The Nordic Web, a long time collaborator of Northstack and one of the main resources for data and analysis on the Nordic startup ecosystem, just announced its angel fund. Neil Murray, founder of the Nordic Web, leads the fund, which is backed by more than 50 investors across the ecosystem.
“I’m proud that The Nordic Web Angel Fund is backed by more than 50 people who wish to play an active role in directly supporting the ecosystem in the Nordics,” says Neil Murray, founder of the fund. “By leveraging the expertise and knowledge of our investors in the fund, we can offer unrivalled support in helping early-stage Nordic startups, with access to a whole community behind them.”
The fund will invest in 10-15 early stage Nordic startups over the next twelve months, which would make it one of the most active funds in the region.
A number of investors in the fund are individuals active in the Icelandic startup scene – including Georg Lúðvíksson, founder of Meniga; Helga Valfells, Hekla Arnardóttir, and Jenný Ruth Hrafnsdóttir of Crowberry Capital, and Kristinn Hrobjartsson, of Northstack.
Disclosure: Kristinn Hrobjartsson (me), co-founder of Northstack, is an investor in the fund.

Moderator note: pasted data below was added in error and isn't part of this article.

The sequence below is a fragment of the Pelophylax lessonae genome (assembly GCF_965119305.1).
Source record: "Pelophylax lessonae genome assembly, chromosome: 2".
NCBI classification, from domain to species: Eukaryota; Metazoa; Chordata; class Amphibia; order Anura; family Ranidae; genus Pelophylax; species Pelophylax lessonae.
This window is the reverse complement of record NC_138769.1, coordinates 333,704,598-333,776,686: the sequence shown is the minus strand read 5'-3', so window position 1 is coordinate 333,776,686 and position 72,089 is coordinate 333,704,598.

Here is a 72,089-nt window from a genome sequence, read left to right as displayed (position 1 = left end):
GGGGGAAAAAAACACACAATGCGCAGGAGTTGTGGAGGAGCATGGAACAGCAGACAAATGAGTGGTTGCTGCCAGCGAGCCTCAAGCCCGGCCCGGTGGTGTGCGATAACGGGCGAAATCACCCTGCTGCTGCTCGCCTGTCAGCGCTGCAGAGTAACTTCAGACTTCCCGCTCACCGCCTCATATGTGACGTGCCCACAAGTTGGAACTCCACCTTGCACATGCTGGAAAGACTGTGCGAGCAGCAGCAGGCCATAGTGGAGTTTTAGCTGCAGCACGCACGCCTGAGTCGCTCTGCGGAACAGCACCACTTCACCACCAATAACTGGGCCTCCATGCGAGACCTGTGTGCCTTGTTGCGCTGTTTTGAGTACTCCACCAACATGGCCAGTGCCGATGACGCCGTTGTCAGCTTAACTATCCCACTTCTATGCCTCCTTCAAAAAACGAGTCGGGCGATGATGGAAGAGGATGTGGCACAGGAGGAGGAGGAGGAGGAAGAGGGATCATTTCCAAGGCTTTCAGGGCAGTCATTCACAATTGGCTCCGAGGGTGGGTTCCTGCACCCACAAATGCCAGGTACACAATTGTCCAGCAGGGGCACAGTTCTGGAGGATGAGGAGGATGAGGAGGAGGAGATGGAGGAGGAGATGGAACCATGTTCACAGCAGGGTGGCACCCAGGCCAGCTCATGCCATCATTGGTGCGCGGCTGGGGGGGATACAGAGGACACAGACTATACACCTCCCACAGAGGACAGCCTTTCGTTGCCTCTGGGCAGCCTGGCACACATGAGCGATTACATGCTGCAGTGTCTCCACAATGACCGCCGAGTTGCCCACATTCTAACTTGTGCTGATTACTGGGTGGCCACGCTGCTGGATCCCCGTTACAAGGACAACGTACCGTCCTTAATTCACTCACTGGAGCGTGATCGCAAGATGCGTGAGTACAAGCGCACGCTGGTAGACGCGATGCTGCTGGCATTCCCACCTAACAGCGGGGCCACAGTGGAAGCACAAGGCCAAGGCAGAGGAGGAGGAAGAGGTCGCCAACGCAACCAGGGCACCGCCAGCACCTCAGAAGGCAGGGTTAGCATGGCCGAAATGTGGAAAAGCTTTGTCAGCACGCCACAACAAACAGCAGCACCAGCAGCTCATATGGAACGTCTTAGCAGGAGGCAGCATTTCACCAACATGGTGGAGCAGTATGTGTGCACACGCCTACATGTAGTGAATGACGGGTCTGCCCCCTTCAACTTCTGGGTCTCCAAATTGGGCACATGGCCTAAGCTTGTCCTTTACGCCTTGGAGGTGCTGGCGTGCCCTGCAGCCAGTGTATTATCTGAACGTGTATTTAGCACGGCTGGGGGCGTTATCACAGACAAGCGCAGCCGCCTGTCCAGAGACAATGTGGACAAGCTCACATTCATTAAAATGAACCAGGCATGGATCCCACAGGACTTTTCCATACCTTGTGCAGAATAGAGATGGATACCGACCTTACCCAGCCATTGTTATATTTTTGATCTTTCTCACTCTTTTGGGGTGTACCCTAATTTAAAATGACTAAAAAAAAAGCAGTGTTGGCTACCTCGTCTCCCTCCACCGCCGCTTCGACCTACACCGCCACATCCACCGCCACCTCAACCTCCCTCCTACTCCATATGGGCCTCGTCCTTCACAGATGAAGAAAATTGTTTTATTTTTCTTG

Memento, together with Islandsbanki, just deployed a new service allowing anyone to raise money together (or as Icelanders say it: leggja í púkk) with a group of friends, co-workers, fellow students or the whole community. The service has now been added as a new feature in the digital wallet app Kass.
Two Icelandic companies have been invited to participate at the Global Entrepreneurship Summit (GES) to be held in Hyderabad, India, next week. The companies are Platome Biotechnology, represented by its CEO Sandra Mjöll Jónsdóttir-Buch, and Kerecis, represented by its CEO Guðmundur Fertram Sigurjónsson
The following is a guest post from our friends at Founders House.
The Nordic startups need talent. Everything from highly experienced CMOs to that kickass intern that help you set up a new lead generation cycle. The best candidates we see are often referred by personal network such as the early international employees, previous colleagues with startup experience, and don’t underestimate the expats and spouses.